Not according to Klaus Frӧhlich, BMW board member and head of research and development. At the Paris Motor Show he claimed that electric BMW cars would never be cheaper than their traditional combustion engine counterparts. But is it too early to make such a bold claim? After all, it’s only been in the past few years that electric cars have started to take off and sales experienced a dramatic increase.
Expensive Production Costs
When asked whether electric vehicle costs could reach that of internal combustion vehicles, Klaus Frӧhlich said: “Never, never, never. It is very simple. If you are at full scale, one kilowatt hour of battery capacity will cost between €100 and €150. So, this means if you see a car with 90 to 100 kilowatt-hours, the cell cost alone will be €10,000 to €15,000.”
He went on to claim that at this price it’s possible to produce a whole car (with a combustion engine) for less than the price of an electric battery. With more electric cars being produced there is no economy of scale either, as the price of cobalt will increase as demand does. Unless alternative, cheaper batteries can be produced then it could be a future issue.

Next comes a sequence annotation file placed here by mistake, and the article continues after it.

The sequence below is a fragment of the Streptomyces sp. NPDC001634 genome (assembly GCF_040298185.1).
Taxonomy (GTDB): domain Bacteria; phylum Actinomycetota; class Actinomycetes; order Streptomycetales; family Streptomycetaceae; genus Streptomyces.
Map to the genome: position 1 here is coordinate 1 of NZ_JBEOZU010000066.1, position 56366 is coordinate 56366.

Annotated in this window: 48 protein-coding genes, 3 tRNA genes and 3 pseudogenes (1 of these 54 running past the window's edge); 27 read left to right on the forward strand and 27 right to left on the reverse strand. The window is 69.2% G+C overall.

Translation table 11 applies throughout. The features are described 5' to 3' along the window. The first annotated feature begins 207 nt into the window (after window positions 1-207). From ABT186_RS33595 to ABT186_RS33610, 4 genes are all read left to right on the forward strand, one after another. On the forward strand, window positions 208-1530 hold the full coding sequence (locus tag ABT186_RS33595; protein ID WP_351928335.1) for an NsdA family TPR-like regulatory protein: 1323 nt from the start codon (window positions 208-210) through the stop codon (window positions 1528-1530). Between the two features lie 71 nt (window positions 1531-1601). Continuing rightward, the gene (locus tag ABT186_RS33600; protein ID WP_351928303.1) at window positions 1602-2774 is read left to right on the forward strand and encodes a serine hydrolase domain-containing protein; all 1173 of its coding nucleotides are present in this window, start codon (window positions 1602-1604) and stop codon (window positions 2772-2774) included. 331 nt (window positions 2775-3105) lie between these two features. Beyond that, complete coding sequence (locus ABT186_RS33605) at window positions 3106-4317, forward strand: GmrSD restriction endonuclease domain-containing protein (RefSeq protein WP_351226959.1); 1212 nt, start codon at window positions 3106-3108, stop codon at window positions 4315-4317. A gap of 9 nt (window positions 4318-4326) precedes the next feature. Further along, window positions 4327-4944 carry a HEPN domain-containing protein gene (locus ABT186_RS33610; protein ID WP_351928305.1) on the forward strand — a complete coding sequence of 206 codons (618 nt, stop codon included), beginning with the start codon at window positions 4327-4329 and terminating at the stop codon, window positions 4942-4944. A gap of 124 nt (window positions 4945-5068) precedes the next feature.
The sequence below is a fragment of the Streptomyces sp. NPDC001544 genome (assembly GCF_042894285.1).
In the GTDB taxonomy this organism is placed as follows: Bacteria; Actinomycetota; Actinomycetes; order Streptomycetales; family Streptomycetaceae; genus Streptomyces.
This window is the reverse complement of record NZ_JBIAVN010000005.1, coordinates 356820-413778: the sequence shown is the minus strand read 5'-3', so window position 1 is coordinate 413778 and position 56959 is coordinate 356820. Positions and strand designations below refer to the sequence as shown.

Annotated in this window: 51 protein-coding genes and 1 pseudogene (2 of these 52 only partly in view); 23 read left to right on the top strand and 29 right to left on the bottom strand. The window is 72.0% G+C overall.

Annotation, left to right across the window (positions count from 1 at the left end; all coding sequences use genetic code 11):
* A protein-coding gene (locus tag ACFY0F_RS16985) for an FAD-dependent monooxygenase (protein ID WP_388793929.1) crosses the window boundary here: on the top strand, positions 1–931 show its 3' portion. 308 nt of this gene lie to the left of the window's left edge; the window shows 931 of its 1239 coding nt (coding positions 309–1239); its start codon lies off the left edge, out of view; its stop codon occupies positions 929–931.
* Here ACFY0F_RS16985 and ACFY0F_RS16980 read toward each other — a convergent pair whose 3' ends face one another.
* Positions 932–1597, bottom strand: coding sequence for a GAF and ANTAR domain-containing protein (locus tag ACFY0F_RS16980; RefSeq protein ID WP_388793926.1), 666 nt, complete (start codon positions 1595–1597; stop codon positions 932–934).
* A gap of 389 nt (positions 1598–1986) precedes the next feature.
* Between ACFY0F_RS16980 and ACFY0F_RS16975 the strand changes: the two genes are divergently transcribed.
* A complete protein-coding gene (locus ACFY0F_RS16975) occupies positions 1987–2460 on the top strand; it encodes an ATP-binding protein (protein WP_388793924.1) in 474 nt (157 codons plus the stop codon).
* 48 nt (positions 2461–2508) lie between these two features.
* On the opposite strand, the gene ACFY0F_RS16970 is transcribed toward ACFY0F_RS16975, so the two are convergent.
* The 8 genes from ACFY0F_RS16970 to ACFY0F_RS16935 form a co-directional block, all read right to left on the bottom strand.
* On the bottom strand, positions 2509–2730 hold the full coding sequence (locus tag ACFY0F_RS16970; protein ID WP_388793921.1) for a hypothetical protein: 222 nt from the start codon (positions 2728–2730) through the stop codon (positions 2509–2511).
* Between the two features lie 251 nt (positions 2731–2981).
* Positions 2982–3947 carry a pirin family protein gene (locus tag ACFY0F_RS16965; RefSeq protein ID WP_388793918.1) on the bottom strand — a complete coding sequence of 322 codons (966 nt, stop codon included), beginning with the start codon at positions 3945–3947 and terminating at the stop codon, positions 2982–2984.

In an attempt to meet climate goals set out in the Paris Agreement, many countries are offering incentives to manufacturers and drivers to drive greater electric car adoption. These can be used to offset some of the expensive costs associated with current batteries. For example, in China the mass manufacturing of lithium-ion storage is expected to lower battery prices.
According to the Bloomberg New Energy Finance report from March 2018, some electric cars will cost the same as combustion models by 2024 and could then drop to an even cheaper price. However, there is still a general feeling that battery prices need to fall even further for mass market adoption to become a reality.
Total Cost of Ownership
Even though electric cars currently cost more than petrol and diesel versions, one argument for adoption is that their overall running and ownership costs are a lot lower. The upfront price might be larger but split out across a few years it should be cheaper, with zero car tax to pay and much, much lower fuel costs. You still need to pay for insurance, an MOT and BMW warranty cover with an electric BMW, but this should still be a lot lower.
A lot revolves around whether a cheaper battery can be developed for electric BMWs to be cheaper than petrol and diesel models one day. In the meantime, they can still be worth the investment due to their cheaper running costs and better impact on the environment.